This being October, I thought I’d give all my columns a vague Halloween theme. Let’s see how well I incorporate ghouls, witches, goblins, cheap masks, and/or other assorted traditional figures of darkness during the month. Today’s column, though, is an easy one as it features a demon.
Well, at least I think it’s a demon …
Anyway, we first screened “The Devil’s Gift” early on in Yakmala’s history. These were the times when we watched six films in one day. It still staggers me that we ever did such ambitious programs. Consequently, movies like this one and The Warrior & The Sorcereress were lost under the weight of our fatigue. I’m pretty sure few Yakmala regulars even remember this movie, but it did contribute in the creation of one of our best memes about movies of questionable quality.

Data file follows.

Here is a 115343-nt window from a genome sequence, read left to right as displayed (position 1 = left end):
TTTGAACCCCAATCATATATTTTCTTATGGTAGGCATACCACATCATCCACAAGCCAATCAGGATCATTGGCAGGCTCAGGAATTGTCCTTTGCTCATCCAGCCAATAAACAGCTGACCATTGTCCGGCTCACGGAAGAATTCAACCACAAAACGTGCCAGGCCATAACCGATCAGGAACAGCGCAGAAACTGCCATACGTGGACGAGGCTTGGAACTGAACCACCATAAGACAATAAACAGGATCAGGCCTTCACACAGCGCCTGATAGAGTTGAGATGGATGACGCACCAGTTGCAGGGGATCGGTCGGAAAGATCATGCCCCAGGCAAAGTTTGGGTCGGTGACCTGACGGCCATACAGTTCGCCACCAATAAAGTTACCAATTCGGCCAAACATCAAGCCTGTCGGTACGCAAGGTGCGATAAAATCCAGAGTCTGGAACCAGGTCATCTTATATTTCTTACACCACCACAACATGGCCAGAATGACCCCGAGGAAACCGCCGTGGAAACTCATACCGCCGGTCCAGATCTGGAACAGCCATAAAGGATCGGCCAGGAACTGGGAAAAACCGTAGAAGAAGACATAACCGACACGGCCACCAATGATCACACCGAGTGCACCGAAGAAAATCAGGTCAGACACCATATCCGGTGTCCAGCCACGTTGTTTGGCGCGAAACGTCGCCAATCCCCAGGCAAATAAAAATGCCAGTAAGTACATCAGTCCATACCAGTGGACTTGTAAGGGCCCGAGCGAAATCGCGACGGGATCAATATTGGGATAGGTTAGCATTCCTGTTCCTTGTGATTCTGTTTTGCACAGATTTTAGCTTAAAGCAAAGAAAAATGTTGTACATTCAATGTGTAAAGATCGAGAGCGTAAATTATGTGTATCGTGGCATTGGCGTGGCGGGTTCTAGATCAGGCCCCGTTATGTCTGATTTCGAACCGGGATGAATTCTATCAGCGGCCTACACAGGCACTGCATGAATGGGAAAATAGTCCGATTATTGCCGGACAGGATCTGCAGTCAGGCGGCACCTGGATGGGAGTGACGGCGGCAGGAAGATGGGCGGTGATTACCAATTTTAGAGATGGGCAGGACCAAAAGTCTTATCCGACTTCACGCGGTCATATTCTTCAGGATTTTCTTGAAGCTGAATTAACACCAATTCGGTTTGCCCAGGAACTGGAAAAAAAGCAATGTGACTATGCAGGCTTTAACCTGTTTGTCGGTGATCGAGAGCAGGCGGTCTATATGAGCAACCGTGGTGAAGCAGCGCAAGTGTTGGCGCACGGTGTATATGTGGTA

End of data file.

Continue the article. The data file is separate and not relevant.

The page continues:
Plot: After a harrowing eight minutes of filler with a house, character, and situation we never see again, we are introduced to San Rafael local David Andrews. He is a good father, good neighbor, good son, and good boyfriend. He takes his boy, Michael, out for a day at the fair, but not before we’re introduced to the beardy neighbor in upsetting shorts who offers to take care of Michael’s dog Sparkle.
The fair montage — good lord, we’re ten minutes into this and already facing a montage — feels like something out of a charity organization video about spending quality time with your children. As you know, they are our future.